7 Arabs, 1 Jew Killed in Day’s Fighting in Palestine

Arabs today answered with bullets, bombs and the torch the Government’s dramatic plea, contained in leaflets scattered early this morning from military planes flying low over strife-torn Palestine, that they discontinue their general strike and the campaign of terrorism which since April 19 has claimed upwards of 100 lives.

British troops retorted with a relentless drive that added seven more Arabs to the rapidly mounting toll of deaths.

A detachment of Seaforth Highlanders, attacked by armed Arab bands in the dangerous Nablus hills, engaged them in a sharp battle that lasted from ten o’clock in the morning until three in the afternoon. Four Arabs were slain and three wounded. The troops captured three rifles, a bomb and some ammunition.

Simultaneously another band of Arabs attacked a part of the Seaforth detachment three kilometers away, near Akraba, suffering two killed and one wounded. A British corporal was seriously wounded in the engagement. Three rifles were seized by the troops.

Earlier a band of Arabs twice attacked a convoy between Ras Amar and Kfar Saba. Troops and aircraft repelled the raiders, killing one Arab and wounding three.

During the night troops and police beat off a band of Arabs who attacked the Jewish settlement of Ataroth and killed one of its defenders, Chaim Golovitzky, 40, in the first volley. The battle lasted two and a half hours. Golovitzky was the forty-first Jew to die in the Arab disorders.

Arabs twice attacked Rishon-le-Zion, one of the oldest Jewish colonies in Palestine and famous for its wines, but were repelled by Jewish special policemen and British troops who were rushed to the scene in lorries.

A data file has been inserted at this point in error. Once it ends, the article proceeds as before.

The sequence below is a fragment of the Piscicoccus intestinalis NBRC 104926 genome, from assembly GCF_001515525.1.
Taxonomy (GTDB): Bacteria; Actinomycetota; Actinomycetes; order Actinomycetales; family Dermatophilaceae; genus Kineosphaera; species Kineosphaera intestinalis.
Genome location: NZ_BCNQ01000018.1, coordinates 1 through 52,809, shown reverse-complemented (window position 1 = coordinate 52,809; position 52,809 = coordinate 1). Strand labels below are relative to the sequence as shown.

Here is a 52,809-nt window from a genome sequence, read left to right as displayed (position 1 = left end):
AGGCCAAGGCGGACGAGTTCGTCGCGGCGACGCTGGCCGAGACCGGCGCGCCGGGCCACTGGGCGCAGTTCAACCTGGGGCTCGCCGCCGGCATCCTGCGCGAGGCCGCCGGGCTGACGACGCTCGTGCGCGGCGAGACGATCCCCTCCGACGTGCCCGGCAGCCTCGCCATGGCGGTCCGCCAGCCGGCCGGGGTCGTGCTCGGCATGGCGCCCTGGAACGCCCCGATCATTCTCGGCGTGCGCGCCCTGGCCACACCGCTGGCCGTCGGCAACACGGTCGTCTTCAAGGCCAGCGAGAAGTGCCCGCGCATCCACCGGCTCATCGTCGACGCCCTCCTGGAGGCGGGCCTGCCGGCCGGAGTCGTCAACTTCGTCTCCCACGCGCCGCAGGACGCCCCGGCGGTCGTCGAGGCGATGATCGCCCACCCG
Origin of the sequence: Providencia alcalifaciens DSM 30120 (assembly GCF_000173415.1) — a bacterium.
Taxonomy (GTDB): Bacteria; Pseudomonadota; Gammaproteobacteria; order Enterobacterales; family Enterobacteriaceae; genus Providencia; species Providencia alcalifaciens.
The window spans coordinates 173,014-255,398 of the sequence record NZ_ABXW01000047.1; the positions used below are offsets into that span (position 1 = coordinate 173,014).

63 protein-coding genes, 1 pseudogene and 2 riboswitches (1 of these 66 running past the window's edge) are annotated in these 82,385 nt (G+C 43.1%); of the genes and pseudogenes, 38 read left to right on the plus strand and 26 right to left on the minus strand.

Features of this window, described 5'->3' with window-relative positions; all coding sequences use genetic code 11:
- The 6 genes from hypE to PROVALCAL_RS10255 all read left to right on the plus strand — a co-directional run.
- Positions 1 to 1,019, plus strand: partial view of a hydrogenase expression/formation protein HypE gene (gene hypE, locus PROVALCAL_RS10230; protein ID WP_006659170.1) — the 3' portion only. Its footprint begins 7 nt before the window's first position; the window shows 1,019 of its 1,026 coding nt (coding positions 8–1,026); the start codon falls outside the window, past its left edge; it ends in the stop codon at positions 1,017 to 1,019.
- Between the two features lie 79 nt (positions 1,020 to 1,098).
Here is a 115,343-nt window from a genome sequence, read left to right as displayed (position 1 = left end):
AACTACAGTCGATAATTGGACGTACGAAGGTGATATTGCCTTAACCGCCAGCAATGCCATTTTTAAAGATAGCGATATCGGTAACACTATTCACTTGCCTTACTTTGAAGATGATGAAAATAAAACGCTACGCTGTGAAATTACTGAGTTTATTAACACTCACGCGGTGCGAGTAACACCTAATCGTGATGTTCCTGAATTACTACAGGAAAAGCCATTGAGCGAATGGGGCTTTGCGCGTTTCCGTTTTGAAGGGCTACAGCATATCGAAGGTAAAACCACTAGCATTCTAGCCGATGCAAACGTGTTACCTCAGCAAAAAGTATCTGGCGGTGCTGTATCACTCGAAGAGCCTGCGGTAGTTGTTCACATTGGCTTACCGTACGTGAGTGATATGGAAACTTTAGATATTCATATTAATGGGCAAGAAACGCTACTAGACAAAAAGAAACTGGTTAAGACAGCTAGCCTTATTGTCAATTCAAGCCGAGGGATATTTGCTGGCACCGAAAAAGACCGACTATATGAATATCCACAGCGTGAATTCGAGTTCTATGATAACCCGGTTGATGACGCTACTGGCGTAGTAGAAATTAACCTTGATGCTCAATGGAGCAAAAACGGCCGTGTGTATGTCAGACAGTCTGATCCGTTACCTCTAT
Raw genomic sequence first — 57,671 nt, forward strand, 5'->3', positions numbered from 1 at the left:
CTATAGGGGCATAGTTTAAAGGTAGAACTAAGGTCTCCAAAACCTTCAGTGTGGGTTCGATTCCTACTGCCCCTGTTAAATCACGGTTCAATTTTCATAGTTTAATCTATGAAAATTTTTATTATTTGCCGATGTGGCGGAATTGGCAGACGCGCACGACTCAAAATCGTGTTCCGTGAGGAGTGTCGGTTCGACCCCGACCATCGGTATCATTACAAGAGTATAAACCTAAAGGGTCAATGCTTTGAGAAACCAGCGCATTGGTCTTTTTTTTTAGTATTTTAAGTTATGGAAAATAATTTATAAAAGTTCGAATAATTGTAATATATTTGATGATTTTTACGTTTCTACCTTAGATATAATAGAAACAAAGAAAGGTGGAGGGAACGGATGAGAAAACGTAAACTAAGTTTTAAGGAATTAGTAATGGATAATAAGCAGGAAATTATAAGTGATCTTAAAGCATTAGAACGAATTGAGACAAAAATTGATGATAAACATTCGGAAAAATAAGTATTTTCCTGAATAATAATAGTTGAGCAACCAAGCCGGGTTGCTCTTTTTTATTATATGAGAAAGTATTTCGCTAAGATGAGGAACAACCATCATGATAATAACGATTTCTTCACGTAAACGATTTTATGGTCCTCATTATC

Meanwhile, soldiers and police pressed a search for arms, ammunition, bombs, dynamite and wire-cutting tools in many Arab villages throughout the country. In ten villages in the vicinity of Jerusalem the search was productive.

All Arab cars passing through Tel Aviv were stopped by police and searched.

A Mills bomb was thrown over a wall into the yard of District Commissioner James Campbell in Jerusalem, exploding but failing to do any damage.

Telephone wires linking Kalkillia and Ras-el-Ein were cut. Snipers fired on military patrols near Ramleh. An Arab patient in a hospital was killed by a stray bullet during a burst of shooting.

A bomb exploded in the customs house at Acre, smashing windows. Communist literature was found at the scene of the explosion.

Low-flying military airplanes early today scattered Arabic leaflets over the strife-torn Holy Land appealing to the Arab populace, in the name of common sense, to halt the general strike and terrorism.

The leaflets promise that if the strike is dropped and peace is restored, a Royal Commission will immediately come to investigate Palestine problems.

“This opportunity must not be lost,” the leaflets conclude, “therefore cease striking and stop the terror.”

Two Jewish policemen were honored today by Inspector Roy G. Spicer for arresting the murderer of Eliezer Bichutzki, slain in the April 19 attack on Jews in Jaffa, and for having prevented the bombing of the Jaffa police station. A Jewish corporal and a sergeant were also honored for valor in connection with the disorders.

Addressing a tea party given him by the Haifa Municipal Council, High Commissioner Sir Arthur Grenfell Wauchope said he was determined to take military and other measures until security of person and property had been fully restored.

The official Gazette disclosed today that 137 more Arab villages and 14 Jewish suburbs of Jerusalem are scheduled for collective punishment in connection with the disorders.

Fires that broke out in the Manshieh quarter of Tel Aviv and in a storeroom of the Government school at Beersheba were extinguished by the police before they did much damage.

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